For a long time, news from Brazil mostly meant bad news. The talk was of nepotism, corruption and the worst economic crisis in history. That seems to be in the past, reports DW's Manuela Kasper-Claridge from Sao Paolo.
The boss greets us personally. Pablo di Si is already standing at the door of his spacious office in Sao Bernardo do Campo, just outside Sao Paulo. Volkswagen's production lines and offices span more than a million square meters here.
Production at the first Volkswagen factory outside of Germany began in Brazil on March 23, 1953. Now, Volkswagen do Brasil is about to take the next big step, says di Si. Up to 2020, the company plans to invest seven billion reals (€1.7 billion, $2.1 billion) in a new product campaign. "We are very positive about the Brazilian economy," says di Si. "Inflation is down, interest rates are down, the consumers can get cheaper loans than before and they will buy our cars."
The man from Argentina has only been in office for a little over four months but he has already changed VW do Brasil significantly. He wants to communicate openly, meets with journalists, with car dealers, customers and politicians. He calls his initiative "New Volkswagen."
"The crisis is over, now things are on the up again," he likes to say and quickly delivers figures. In January and February of this year, VW do Brasil sold 37 percent more cars than it did during the same period last year. That also means it has sold significantly more than the competition.
However – and this is something di Si doesn't like to talk about – the economic crisis that Brazil has suffered since 2013 hit Volkswagen very hard as well. Around-the-clock production via three shifts had to be abandoned in many areas. Suddenly, one shift a day was enough to meet customer demand. Several thousand employees lost their jobs or had their hours cut.
Now they are being brought back bit by bit. "Okay, these are not new jobs because these jobs existed before but we are creating work again because the economy is gaining pace," he says.
Looking at the traffic nightmare that is Sao Paulo though, one has to wonder how many cars the roads of the megacity can actually handle. More than 20 million people live in greater Sao Paulo. Public transport is poorly developed. The unfinished tracks of the monorail point up at the sky as cautionary reminders. They were supposed to be finished for the World Cup in 2014 but construction is still ongoing.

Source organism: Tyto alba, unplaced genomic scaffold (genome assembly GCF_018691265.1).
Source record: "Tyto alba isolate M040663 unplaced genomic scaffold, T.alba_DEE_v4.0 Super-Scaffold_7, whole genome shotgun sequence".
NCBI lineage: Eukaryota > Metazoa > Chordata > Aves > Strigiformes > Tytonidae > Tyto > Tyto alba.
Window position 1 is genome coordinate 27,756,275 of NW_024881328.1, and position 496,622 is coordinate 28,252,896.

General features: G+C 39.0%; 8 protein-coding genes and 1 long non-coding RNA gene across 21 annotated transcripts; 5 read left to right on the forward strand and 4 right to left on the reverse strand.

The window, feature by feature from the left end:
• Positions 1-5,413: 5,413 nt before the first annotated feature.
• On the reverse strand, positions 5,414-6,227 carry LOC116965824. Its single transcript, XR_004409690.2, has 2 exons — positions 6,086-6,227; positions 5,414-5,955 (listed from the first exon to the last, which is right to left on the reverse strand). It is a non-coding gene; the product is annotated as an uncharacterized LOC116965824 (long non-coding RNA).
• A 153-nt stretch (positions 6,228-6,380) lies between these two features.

People sleep under almost every bridge. Homelessness is a fixture of public life.The gleaming high-rise towers can't distract from the fact that there is a lot of poverty. The worst economic crisis of the post-war era hit Brazil with full force.
The country was not prepared for the collapse of the commodity prices and one in four families was affected by unemployment. Experts estimate the current unemployment rate to be still more than 13 percent. Brazil has put four hard years behind it but for now, growth remains a fragile thing.
"Politics is the problem in Brazil," says Barbara Seckinger. The 67-year-old retiree's pension is too small for her to live on so she still helps out as an English teacher and works in the finance department of a company.
"I love this country," she says, but she is scared of a future when she won't be able to earn. "I used to have a better life. Now, I have to pay 2.50 worth of reals for a liter of milk and 20 reals for 500 grams of butter. And then there is the energy cost. All of that with a pension of just 2,200 reals. Things can't go on like this."
Presidential elections are scheduled for October and the current, unpopular interim President Michel Temer cannot run for office again.
Ex-President Lula da Silva, however, does want to run again. His supporters come from the political left and he sees himself as an advocate for the poor but during his tenure, corruption was flourishing. Another candidate with good prospects is Jair Messias Bolsonaro, a polarizing conservative figure who calls for a return to traditional Christian values.
Politics as a risk factor
Many in the business community currently see politics as the only risk factor in terms of economic development. "We are in a transition process," says Andre Clark, head of Siemens in Brazil. He is carefully optimistic.
"Brazil is opening up its markets and there are many opportunities," he says, explaining that more and more orders are coming in again at Siemens and that clients are investing. Clark expects an economic upturn that will last at least until 2020 and will create new jobs. "We believe in Brazil," he says.
Thomas Timm, head of the German Chamber of Industry and Commerce in Brazil, has a similar view and argues pragmatically. "Brazil needs to make overdue investments now in infrastructure, in the health care sector and in digitization."
He has been living and working in Brazil since the mid-1980s and has already experienced a few crises. "The last economic crisis was the worst, it pushed a lot of people into poverty. But now things are on the up again."
And then he talks about the special attitude of Brazilians. Despite the often difficult living conditions, the people are optimists and after all, the most populous country in Latin America has so much to offer.
"Just think about the many consumers," he says. "This market is of interest to many companies."